the inside of the ship. The outside of the ship may then have been covered with moist salt sand to keep the outside of the ship
moist. And on top of that a nice thick layer of sod to keep the sand from getting blown away.
I have come up with an oar harness that will allow Viking sailors to be more efficient rowers. It will allow a rower to leave his post without taking out his oar. Thus a rower can take a break or change sides of the boat without any danger of his oar fowling other oars. A skipper can move a rower from one side of the ship to the other to balance the total strength of each side of rowers. The oar harness makes a very simple way to use very inexperienced people as rowers and get good work out of them.
The design of the oar harness is as follows. Each oar on a side is lashed to the one in front of it and lashed to the one in back of it. This lashing is very specific. Here is how it is taught. Using two people. One just stands with his arms straight out in front of him. He is two oars. The other person takes a piece of rope as long as he is tall and makes a loop in one end. He then lays this rope over the two arm of his partner. The center of the rope is at the nose of the partner. Now loop the rope around each arm two times. Now tie the two ends of the rope together. The knot should end up right in the center between the two arms. The rope allows the arms to turn and move together. This same technique is used with the oars. The difference is that there are more than two oars. The rope from the third oar is interwoven with the rope from the first oar just like folded hands. This keeps the rope from moving up or down the oar. The purpose of the harness is to keep all the oars moving in unison. Thus an oar with no one tending it will go thru the motions just like it had a rower pulling it. This harness allows all rowers to pull just as hard as they can and still not overtake the person in front or in back of them. Without the oar harness the rowers can only pull as fast as the weakest rower. With the harness the rowers have no limit on how hard they can pull. One very strong rower and two empty oars on one side can be complimented by three weak rowers on the other.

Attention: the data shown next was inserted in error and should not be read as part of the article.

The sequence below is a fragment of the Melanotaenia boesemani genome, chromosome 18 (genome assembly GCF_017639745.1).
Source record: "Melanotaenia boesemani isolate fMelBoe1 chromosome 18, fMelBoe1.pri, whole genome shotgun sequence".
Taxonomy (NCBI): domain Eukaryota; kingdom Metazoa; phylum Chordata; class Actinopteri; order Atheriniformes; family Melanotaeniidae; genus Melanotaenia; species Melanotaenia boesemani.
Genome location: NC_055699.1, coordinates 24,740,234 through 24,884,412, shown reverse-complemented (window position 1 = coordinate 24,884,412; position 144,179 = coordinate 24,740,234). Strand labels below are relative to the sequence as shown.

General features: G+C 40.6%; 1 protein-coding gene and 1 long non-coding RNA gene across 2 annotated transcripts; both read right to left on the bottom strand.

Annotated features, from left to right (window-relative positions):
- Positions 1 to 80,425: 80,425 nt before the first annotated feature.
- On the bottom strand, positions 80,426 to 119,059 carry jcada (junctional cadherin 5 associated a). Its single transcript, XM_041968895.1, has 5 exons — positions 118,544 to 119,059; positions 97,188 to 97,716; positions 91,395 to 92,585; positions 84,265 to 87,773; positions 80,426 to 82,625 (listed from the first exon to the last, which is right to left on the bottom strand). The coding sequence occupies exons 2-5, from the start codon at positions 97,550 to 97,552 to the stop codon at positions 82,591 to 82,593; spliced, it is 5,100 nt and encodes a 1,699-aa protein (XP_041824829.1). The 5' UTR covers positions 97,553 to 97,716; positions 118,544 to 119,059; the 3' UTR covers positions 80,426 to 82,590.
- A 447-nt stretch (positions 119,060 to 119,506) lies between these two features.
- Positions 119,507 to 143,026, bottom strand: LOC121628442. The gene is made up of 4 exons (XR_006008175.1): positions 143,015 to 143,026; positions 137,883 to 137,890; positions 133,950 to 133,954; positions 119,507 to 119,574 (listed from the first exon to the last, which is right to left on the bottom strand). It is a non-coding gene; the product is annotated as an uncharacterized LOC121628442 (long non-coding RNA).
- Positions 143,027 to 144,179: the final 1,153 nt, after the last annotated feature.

The ends need to be spring loaded in such a way that the oars can move through their normal stroke and feather on the back stroke. The spring I have chosen is the longbow. One for each end. The longbow has about the right weight and pull length for the draw and tightness needed. Two sixty pound longbows will make the oar harness taught and suspend all the oars just above the surface of the water when the oars are left untended.
A pulley would be lashed to the center of the bow string. This pulley would have the rope from the last oar go though it. This pulley is necessary so that the oars may feather while out of the water on the backstroke. The rope from the pulley to the bow string may be of any length. This is determined by where the bow is placed so as not to be in the way of other activity.
This harness may also explain why the Viking oars are so much fatter near the handle than modern oars. The fatness is to make the oars balance right at the oar hole. Using this oar harness a single man may row all the oars of a Viking ship from a spot near the front or back of the ship where the oar handles are near each other. Needless to say the wind would have to be dead calm or it would blow the underpowered boat at it's whim. In the same fashion, any number of men may row at a time. Making the continuous rowing of a Viking ship not such a drudgery as we have always thought. The Viking ship would always look like it was fully maned even when it only had a crew of five or ten.